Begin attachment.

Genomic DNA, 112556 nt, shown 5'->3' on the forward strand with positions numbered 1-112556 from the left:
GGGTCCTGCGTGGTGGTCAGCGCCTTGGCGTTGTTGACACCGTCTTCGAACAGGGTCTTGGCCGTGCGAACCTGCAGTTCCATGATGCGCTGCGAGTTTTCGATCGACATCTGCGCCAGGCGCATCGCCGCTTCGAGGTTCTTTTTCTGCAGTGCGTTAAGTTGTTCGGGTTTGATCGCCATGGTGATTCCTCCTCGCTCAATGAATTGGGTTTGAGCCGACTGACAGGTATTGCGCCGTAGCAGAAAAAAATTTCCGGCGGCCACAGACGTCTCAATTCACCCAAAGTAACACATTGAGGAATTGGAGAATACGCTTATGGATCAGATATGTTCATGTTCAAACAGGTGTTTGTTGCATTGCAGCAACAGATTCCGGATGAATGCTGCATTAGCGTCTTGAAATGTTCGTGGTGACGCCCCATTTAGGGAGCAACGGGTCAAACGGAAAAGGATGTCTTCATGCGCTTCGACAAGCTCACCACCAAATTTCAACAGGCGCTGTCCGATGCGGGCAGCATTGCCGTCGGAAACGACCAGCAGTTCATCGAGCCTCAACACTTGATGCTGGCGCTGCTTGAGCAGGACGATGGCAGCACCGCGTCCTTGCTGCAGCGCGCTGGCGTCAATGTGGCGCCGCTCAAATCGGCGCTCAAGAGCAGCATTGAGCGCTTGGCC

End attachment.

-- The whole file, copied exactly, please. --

Genomic DNA, 112556 nt, shown 5'->3' on the forward strand with positions numbered 1-112556 from the left:
GGGTCCTGCGTGGTGGTCAGCGCCTTGGCGTTGTTGACACCGTCTTCGAACAGGGTCTTGGCCGTGCGAACCTGCAGTTCCATGATGCGCTGCGAGTTTTCGATCGACATCTGCGCCAGGCGCATCGCCGCTTCGAGGTTCTTTTTCTGCAGTGCGTTAAGTTGTTCGGGTTTGATCGCCATGGTGATTCCTCCTCGCTCAATGAATTGGGTTTGAGCCGACTGACAGGTATTGCGCCGTAGCAGAAAAAAATTTCCGGCGGCCACAGACGTCTCAATTCACCCAAAGTAACACATTGAGGAATTGGAGAATACGCTTATGGATCAGATATGTTCATGTTCAAACAGGTGTTTGTTGCATTGCAGCAACAGATTCCGGATGAATGCTGCATTAGCGTCTTGAAATGTTCGTGGTGACGCCCCATTTAGGGAGCAACGGGTCAAACGGAAAAGGATGTCTTCATGCGCTTCGACAAGCTCACCACCAAATTTCAACAGGCGCTGTCCGATGCGGGCAGCATTGCCGTCGGAAACGACCAGCAGTTCATCGAGCCTCAACACTTGATGCTGGCGCTGCTTGAGCAGGACGATGGCAGCACCGCGTCCTTGCTGCAGCGCGCTGGCGTCAATGTGGCGCCGCTCAAATCGGCGCTCAAGAGCAGCATTGAGCGCTTGGCC